At an election of officers held on March 6, 1950, Mr. Van Hook was defeated in his effort to be re-elected to the office of secretary of Local 17.

On March 10, 1950, and prior to the actual expiration of his term of office as secretary of Local 17, he retired and gave notice that he was availing himself of the benefits promised by the 1947 resolution.

Mr. Van Hook then related in chronological order the subsequent procedures, both preliminary and appellate, followed by him within the trade union structure. He testified as to his various demands and appeals and he concluded by identifying as exhibits the decisions of the general president and executive board which denied his appeal for relief within the union organization.

Defendant-appellant argues that the court erred in instructing the jury that the defense of the statute of limitations was not available to defendant, contending that plaintiff's cause of action accrued no later than March 6, 1950, the day he was defeated for re-election as secretary. Defendant claims that a two-year limitation applies on the ground that the cause of action is not based upon an instrument in writing and that, even assuming that the resolution constituted an instrument in writing, the four-year period would have expired on March 6, 1954, and prior to the filing of the complaint herein.

A cause of action accrues at the moment when the party owning it is entitled to begin and prosecute an action thereon. The term ‘accrue’ as applied to a cause of action, means to arrive; to commence; to come into existence; to become a presently enforceable demand. Smith v. Minnesota Mut. Life Ins. Co., 86 Cal.App.2d 581, 590, 195 P.2d 457.

‘It is well recognized that the running of the statute of limitations is suspended during any period in which the plaintiff is legally prevented from taking action to protect his rights.’ Dillon v. Board of Pension Com'rs, 18 Cal.2d 427, 431, 116 P.2d 37, 39, 139 A.L.R. 800; see Skaggs v. City of Los Angeles, 43 Cal.2d 497, 500, 275 P.2d 9. It follows then if plaintiff was first required to exhaust his internal remedies within the organization by way of successive appeals before filing his action in the courts the statute of limitations was suspended until July 3, 1952, the date when the General Executive Board of the International Union notified plaintiff that his appeal to them was denied and they affirmed the decision of the general president. In this event, the action having been filed on May 11, 1954, the two-year statute of limitations would not have run.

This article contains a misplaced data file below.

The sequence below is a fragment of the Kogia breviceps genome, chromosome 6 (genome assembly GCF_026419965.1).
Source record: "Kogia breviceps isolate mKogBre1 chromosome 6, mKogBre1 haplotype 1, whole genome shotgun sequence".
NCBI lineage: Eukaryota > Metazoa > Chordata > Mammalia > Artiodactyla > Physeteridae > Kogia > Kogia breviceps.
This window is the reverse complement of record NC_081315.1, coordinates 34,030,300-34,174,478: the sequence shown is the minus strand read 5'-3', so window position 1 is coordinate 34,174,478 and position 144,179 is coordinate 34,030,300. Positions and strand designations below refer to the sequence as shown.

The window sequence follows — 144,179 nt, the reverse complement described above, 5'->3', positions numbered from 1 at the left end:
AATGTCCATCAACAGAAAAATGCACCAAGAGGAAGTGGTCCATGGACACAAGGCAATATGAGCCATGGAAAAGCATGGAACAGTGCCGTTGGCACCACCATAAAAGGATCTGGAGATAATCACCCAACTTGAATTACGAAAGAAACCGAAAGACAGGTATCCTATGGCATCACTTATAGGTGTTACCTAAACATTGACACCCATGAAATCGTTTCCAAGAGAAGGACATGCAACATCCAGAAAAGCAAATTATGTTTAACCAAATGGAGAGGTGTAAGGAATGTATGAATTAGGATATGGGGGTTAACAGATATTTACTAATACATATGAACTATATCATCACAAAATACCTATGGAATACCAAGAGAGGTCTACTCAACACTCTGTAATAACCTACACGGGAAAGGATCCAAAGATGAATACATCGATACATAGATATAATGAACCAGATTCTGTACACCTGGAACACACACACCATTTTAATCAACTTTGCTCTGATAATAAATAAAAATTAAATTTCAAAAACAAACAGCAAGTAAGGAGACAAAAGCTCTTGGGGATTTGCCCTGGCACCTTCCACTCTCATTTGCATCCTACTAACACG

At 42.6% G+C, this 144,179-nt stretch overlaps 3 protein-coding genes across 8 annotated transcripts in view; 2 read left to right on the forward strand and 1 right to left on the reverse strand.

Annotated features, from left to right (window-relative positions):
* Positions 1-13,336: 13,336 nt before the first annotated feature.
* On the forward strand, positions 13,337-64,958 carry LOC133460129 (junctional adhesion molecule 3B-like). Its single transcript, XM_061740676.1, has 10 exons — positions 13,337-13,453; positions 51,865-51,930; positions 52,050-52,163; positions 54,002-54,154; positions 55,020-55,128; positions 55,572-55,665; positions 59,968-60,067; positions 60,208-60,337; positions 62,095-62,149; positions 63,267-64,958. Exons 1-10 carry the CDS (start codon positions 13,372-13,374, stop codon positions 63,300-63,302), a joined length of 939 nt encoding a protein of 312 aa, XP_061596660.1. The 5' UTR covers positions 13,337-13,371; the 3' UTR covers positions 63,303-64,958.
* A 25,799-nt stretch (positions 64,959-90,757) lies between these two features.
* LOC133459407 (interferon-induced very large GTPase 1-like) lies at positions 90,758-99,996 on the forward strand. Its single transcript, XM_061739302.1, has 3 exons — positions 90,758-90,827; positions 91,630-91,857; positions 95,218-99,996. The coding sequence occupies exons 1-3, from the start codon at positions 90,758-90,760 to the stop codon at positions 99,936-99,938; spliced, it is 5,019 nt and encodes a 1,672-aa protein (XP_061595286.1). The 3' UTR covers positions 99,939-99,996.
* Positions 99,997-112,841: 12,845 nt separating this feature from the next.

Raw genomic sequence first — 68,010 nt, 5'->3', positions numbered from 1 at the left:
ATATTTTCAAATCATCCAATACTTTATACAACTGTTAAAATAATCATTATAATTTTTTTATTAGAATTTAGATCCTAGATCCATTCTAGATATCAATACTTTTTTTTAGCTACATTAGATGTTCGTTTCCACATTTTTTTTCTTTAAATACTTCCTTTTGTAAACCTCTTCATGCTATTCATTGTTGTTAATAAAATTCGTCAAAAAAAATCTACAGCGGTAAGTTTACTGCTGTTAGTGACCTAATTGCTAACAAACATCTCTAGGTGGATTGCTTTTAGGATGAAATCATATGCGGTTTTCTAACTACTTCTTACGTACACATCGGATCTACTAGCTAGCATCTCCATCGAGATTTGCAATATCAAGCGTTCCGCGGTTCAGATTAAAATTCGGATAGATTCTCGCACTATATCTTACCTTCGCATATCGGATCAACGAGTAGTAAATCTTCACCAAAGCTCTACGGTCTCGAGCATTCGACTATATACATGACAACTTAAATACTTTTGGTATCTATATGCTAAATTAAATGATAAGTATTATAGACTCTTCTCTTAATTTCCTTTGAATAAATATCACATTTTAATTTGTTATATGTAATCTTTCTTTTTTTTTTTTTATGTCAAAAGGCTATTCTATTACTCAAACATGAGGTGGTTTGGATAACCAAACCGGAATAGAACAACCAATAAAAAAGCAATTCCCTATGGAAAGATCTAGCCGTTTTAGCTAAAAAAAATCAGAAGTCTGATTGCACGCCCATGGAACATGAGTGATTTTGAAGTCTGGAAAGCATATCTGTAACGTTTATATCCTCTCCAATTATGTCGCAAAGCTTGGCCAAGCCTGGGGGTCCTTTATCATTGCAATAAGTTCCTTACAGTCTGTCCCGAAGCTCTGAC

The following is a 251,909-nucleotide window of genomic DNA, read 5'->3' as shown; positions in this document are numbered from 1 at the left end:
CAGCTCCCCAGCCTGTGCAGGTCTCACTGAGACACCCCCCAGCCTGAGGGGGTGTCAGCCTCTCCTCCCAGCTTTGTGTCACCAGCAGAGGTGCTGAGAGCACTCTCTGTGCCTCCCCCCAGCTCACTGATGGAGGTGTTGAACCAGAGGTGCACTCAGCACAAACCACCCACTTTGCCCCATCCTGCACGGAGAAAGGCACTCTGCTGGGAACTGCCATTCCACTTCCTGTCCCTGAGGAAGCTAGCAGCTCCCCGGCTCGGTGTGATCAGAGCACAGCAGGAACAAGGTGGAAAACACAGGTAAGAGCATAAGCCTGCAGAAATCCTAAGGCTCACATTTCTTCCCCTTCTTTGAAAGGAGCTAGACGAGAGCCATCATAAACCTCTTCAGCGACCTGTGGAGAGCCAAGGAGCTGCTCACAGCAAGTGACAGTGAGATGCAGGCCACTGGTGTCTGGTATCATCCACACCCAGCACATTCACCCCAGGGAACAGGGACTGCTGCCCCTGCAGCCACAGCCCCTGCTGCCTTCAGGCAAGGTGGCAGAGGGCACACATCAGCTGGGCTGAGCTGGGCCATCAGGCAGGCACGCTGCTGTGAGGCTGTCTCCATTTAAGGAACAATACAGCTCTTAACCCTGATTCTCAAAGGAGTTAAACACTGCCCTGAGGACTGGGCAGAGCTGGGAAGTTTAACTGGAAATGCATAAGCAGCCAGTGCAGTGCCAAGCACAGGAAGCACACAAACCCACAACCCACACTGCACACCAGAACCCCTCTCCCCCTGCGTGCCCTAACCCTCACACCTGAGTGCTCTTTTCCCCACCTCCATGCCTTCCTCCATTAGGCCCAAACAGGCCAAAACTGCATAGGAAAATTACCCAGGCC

The constitution of the International Union in effect at the time here in question is ambiguous in its terms as to the right of a member to appeal to the convention. Section 13 provides: ‘Limitation on Rights of Members to Appeal. Except as stated herein, an appeal of a member may not be taken beyond the General Executive Board.’ Section 12 provides: ‘Appeal Bodies. Appeals may be taken from a decision of a Local Union to the Joint Executive Board, if one exists * * * decisions of the General Executive Board may be appealed to the Convention; however where the penalty imposed does not exceed a fine of $100.00 or suspension of more than thirty (30) days, an appeal as of right may not be taken beyond the General President.’ It is difficult to ascertain from these terms whether an appeal to the convention would be limited to fines exceeding $100 or suspension of members for more than 30 days. This is further complicated by section 14 providing that ‘Appeals to the Convention must obtain the approval of the Law Committee before being submitted to the Convention. When appeals by General Officers or International Organizers are involved, the Law Committee shall grant such right to appeal and establish the rules for conducting the hearing before the Convention.’ It would appear then that if such an appeal were taken by one not a General Officer or International Organizer no such right need be granted nor rules for conducting the hearing before the convention be established.